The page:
Historian to discuss Indian-Pakistani conflictBy Casey Cheap : October 30th, 2012
Students and faculty soon will get an outside-the-box narrative about the Indian-Pakistani conflict from a respected scholar of both countries’ history.Dr. Ayesha Jalal, the Mary Richardson Professor of History at Tufts University, will give a talk titled “The Pity of Partition: The Personal and Political Across the India-Pakistan Divide” Friday, Nov. 2, at 7 p.m. in Libby Hall.
The free, public event will last about two hours and be followed by a question-and-answer session.
“The personal life, family history and short stories of renowned Urdu litterateur Saadat Hasan Manto will serve as a prism to explore the human dimension of the partition of India and the post-colonial moment in Pakistan,” Jalal said. “By probing the creative tension between fictional and historical narratives, the lecture will analyze the post-colonial transition, the advent of the Cold War in South Asia, and the impact on Pakistan and its relations with India.”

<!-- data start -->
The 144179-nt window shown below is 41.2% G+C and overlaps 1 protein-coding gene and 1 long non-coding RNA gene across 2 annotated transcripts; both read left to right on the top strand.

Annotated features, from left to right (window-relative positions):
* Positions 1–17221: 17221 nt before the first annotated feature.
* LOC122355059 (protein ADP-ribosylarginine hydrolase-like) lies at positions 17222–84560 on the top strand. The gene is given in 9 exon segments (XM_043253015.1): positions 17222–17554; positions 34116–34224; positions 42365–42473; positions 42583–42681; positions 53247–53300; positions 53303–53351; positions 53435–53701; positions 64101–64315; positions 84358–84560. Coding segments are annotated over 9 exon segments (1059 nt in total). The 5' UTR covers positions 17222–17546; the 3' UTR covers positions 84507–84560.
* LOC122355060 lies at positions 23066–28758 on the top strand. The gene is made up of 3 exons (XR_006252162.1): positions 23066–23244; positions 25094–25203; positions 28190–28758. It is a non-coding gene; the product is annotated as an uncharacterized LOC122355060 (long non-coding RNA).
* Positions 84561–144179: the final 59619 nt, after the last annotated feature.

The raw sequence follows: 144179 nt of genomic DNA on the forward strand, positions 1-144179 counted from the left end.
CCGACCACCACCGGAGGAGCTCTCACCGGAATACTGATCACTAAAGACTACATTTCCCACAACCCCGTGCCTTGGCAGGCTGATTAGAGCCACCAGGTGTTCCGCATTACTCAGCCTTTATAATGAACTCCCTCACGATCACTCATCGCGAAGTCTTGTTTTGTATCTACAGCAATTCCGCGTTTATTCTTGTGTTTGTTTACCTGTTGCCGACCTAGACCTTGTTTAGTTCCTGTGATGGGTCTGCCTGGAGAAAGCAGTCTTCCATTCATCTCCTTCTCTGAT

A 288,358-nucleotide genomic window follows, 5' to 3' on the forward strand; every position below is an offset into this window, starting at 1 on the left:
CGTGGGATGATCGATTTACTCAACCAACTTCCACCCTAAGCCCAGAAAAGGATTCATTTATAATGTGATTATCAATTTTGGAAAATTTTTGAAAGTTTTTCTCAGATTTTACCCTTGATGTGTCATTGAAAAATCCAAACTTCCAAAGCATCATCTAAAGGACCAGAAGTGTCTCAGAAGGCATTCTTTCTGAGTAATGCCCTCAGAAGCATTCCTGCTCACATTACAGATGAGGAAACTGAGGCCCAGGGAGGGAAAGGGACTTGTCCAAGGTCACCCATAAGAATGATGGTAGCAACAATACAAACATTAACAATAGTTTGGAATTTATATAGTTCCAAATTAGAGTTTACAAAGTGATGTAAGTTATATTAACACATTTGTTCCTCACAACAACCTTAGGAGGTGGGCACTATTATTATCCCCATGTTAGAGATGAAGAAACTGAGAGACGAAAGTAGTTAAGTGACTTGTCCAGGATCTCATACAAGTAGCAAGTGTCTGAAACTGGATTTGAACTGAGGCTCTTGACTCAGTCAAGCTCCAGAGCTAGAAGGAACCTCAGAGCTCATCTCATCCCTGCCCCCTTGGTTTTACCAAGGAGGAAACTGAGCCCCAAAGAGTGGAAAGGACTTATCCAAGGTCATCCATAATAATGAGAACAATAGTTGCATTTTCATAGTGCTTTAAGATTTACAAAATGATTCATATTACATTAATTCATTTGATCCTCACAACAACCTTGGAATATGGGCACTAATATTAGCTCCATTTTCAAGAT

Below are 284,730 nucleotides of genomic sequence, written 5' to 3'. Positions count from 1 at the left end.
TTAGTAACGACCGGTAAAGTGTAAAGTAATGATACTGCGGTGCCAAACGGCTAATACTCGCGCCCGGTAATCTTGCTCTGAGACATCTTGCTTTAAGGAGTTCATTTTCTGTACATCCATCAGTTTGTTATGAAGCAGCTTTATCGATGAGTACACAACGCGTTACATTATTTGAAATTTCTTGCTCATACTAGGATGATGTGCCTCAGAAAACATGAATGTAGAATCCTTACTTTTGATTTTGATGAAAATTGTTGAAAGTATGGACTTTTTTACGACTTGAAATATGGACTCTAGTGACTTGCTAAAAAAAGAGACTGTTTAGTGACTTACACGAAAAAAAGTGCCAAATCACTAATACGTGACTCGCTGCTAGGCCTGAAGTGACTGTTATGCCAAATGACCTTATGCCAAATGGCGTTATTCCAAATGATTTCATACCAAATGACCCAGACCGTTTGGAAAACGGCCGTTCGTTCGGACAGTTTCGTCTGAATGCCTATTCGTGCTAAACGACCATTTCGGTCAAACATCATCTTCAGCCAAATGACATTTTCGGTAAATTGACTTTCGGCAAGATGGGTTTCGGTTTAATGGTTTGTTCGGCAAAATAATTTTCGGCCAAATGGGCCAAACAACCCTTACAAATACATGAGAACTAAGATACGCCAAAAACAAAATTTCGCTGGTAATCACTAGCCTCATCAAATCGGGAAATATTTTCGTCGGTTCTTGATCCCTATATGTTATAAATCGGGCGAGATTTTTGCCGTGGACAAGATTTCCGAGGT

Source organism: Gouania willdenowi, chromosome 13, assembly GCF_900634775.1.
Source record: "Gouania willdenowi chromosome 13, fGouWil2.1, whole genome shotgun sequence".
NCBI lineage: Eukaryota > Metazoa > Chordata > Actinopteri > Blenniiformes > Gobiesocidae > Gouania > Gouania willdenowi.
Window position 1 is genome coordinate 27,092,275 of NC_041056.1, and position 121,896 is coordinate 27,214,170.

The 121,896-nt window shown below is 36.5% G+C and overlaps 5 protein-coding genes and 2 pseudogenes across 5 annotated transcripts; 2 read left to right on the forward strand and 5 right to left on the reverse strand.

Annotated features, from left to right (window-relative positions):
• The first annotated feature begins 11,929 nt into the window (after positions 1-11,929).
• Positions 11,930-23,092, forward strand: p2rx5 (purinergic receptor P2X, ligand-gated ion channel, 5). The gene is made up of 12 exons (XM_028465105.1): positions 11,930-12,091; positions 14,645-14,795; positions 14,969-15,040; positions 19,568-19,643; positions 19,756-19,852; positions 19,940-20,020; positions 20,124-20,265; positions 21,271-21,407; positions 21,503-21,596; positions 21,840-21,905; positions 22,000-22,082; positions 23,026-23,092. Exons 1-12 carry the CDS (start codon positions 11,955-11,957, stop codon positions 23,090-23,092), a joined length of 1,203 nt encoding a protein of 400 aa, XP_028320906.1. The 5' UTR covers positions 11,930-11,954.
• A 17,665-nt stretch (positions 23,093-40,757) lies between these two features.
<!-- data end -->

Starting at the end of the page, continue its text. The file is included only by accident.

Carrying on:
Jalal is the author of seven major publications and is working on four others, including Battle for Pakistan. She has been a professor at Tufts University since 1999 and holds a joint appointment in the History Department and the Fletcher School of Law and Diplomacy.
“She is going to discuss the history of Pakistan and whether creating the nation of Pakistan was actually the goal of the founder of Pakistan,” said Dr. Renee Heberle, UT associate professor of political science. “The implications of this historical argument will be discussed at length. She will put on display how she uses the best of both history and political science to get at these difficult questions. We welcome everyone to this important discussion.”
The lecture is sponsored by the Office of the President, and the College of Languages, Literature and Social Sciences and its School of Interdisciplinary Studies. Jalal’s talk is the inaugural lecture for interdisciplinary studies.
In addition to the event Friday, there will be a faculty seminar Thursday, Nov. 1, from 3:30 to 5:30 p.m. in University Hall Room 4180.